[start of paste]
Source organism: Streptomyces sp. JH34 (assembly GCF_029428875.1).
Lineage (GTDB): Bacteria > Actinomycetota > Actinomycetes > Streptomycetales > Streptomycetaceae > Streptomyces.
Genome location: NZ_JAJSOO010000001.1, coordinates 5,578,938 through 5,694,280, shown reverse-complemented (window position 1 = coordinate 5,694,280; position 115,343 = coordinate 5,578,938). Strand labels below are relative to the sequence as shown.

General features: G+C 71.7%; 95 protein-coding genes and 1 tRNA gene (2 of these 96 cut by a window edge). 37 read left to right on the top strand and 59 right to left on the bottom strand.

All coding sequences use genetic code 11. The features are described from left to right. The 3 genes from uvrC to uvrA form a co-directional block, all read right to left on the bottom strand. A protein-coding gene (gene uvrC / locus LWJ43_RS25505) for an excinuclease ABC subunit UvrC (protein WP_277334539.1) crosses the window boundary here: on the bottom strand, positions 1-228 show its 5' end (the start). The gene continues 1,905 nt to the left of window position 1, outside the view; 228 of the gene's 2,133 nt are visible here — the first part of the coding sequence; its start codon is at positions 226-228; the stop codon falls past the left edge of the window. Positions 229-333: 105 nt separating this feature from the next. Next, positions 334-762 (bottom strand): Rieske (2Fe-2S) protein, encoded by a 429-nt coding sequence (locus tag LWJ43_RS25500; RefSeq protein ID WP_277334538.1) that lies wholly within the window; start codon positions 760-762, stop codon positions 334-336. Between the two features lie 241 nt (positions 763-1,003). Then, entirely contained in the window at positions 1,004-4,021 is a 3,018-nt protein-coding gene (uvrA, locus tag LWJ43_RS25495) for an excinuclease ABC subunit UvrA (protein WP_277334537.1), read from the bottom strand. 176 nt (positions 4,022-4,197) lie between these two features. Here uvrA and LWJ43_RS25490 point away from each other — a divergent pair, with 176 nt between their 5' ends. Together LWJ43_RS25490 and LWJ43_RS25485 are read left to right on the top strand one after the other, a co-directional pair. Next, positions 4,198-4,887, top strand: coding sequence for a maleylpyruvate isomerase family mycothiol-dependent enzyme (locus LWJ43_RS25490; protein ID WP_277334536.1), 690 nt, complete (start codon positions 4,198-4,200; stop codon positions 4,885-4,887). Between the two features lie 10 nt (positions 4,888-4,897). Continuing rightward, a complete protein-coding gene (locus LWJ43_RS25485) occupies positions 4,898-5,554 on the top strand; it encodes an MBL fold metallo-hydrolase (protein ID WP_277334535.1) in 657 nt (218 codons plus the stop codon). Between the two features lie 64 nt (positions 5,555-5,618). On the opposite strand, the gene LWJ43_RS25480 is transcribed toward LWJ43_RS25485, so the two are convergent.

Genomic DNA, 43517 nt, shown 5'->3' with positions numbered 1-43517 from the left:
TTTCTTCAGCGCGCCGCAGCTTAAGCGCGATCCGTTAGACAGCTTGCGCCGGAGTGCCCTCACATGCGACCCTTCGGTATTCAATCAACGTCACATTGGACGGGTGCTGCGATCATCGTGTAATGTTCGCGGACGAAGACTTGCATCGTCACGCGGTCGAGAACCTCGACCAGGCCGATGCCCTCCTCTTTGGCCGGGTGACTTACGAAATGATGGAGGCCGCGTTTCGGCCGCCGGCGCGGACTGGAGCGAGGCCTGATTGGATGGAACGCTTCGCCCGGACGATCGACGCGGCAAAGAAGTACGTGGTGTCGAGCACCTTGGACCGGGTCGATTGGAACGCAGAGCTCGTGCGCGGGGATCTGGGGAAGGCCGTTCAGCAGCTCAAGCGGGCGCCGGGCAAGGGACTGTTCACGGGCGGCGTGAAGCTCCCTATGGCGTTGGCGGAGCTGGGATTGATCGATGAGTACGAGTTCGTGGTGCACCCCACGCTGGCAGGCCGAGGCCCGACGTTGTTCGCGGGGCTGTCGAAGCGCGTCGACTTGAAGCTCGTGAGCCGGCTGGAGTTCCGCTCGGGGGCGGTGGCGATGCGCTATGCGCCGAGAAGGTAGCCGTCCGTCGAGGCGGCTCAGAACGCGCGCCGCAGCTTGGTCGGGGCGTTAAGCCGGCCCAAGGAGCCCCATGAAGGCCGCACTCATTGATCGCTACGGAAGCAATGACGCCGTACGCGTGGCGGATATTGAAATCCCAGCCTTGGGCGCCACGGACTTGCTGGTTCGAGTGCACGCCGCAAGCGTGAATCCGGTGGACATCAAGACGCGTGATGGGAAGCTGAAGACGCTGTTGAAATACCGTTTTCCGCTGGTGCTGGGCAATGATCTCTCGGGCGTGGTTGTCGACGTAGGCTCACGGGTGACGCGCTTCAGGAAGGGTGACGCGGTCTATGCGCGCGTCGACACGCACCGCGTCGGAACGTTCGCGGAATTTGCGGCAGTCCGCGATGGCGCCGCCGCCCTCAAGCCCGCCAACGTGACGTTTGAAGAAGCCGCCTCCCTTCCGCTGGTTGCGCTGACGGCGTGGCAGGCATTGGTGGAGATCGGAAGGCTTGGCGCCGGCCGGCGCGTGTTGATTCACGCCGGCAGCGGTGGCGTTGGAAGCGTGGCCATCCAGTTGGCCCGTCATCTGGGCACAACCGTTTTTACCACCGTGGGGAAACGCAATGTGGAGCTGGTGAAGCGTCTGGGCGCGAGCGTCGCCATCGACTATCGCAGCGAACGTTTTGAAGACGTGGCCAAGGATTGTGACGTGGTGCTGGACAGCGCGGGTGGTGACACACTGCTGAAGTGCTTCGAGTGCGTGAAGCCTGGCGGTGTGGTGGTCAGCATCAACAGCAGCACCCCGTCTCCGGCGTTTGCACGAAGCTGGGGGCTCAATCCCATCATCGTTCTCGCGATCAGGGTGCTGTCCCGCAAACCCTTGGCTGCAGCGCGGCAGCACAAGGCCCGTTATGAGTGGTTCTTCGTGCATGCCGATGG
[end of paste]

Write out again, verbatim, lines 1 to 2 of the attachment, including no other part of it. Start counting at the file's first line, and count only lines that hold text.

Source organism: Streptomyces sp. JH34 (assembly GCF_029428875.1).
Lineage (GTDB): Bacteria > Actinomycetota > Actinomycetes > Streptomycetales > Streptomycetaceae > Streptomyces.